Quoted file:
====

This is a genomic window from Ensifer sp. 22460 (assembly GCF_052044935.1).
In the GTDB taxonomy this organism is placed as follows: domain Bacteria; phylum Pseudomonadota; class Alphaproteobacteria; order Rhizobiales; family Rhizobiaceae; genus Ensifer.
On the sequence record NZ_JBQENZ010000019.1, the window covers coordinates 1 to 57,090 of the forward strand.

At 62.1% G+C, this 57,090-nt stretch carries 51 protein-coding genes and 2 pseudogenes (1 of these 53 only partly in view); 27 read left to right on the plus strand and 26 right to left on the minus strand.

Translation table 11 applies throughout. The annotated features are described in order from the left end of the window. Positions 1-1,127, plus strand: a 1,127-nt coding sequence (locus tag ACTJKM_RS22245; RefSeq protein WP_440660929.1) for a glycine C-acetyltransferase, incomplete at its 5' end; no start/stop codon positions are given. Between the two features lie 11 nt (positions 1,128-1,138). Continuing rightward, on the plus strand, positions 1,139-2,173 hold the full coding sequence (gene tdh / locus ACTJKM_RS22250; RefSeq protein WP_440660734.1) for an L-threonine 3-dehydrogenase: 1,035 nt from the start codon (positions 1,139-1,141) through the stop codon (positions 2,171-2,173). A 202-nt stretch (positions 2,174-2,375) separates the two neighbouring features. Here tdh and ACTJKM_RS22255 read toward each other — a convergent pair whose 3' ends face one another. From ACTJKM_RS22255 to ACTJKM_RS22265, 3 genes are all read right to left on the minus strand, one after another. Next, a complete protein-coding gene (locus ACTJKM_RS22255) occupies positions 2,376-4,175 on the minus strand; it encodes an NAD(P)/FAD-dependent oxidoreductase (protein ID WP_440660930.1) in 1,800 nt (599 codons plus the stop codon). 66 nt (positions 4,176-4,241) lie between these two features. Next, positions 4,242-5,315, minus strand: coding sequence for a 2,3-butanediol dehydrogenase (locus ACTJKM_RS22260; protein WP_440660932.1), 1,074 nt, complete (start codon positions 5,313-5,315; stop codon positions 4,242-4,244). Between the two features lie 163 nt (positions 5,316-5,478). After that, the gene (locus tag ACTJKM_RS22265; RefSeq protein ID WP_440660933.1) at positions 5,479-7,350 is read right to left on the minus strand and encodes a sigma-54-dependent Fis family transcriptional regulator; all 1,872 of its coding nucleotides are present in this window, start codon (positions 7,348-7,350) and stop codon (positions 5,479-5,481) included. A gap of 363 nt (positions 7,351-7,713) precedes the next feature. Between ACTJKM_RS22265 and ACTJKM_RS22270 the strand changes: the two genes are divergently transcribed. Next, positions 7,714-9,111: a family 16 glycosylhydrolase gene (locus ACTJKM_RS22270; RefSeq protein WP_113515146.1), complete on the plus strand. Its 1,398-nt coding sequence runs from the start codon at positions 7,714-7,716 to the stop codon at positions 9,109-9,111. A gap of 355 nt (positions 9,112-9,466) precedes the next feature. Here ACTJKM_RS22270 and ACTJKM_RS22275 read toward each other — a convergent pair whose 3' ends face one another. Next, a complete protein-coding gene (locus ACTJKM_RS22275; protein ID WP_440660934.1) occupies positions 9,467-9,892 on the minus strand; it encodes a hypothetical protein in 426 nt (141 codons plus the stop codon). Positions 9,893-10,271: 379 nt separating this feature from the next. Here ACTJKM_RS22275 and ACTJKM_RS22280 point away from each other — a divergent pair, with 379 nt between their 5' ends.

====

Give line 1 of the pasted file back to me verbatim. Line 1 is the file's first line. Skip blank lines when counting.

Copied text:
This is a genomic window from Ensifer sp. 22460 (assembly GCF_052044935.1).